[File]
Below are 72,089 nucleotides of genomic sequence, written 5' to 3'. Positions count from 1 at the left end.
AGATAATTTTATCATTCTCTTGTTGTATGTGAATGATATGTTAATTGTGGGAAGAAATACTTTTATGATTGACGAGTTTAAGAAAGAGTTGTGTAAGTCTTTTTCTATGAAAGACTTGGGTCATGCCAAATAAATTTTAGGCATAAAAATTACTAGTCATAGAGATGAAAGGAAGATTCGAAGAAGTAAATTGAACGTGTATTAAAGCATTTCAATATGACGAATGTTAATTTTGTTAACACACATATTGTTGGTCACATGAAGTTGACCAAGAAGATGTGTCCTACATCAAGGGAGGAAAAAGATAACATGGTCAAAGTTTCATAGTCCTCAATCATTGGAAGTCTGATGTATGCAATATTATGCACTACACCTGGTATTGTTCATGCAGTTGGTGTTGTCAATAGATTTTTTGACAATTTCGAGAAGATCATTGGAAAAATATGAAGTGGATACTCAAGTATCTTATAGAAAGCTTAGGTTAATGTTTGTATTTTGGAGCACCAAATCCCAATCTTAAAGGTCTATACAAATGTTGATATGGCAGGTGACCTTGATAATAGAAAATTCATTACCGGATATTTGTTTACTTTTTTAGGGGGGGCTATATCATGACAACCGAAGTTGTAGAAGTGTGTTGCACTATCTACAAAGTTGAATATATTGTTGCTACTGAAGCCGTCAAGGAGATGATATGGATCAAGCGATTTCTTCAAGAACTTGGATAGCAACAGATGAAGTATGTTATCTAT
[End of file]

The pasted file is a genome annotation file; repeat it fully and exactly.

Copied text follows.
Below are 72,089 nucleotides of genomic sequence, written 5' to 3'. Positions count from 1 at the left end.
AGATAATTTTATCATTCTCTTGTTGTATGTGAATGATATGTTAATTGTGGGAAGAAATACTTTTATGATTGACGAGTTTAAGAAAGAGTTGTGTAAGTCTTTTTCTATGAAAGACTTGGGTCATGCCAAATAAATTTTAGGCATAAAAATTACTAGTCATAGAGATGAAAGGAAGATTCGAAGAAGTAAATTGAACGTGTATTAAAGCATTTCAATATGACGAATGTTAATTTTGTTAACACACATATTGTTGGTCACATGAAGTTGACCAAGAAGATGTGTCCTACATCAAGGGAGGAAAAAGATAACATGGTCAAAGTTTCATAGTCCTCAATCATTGGAAGTCTGATGTATGCAATATTATGCACTACACCTGGTATTGTTCATGCAGTTGGTGTTGTCAATAGATTTTTTGACAATTTCGAGAAGATCATTGGAAAAATATGAAGTGGATACTCAAGTATCTTATAGAAAGCTTAGGTTAATGTTTGTATTTTGGAGCACCAAATCCCAATCTTAAAGGTCTATACAAATGTTGATATGGCAGGTGACCTTGATAATAGAAAATTCATTACCGGATATTTGTTTACTTTTTTAGGGGGGGCTATATCATGACAACCGAAGTTGTAGAAGTGTGTTGCACTATCTACAAAGTTGAATATATTGTTGCTACTGAAGCCGTCAAGGAGATGATATGGATCAAGCGATTTCTTCAAGAACTTGGATAGCAACAGATGAAGTATGTTATCTAT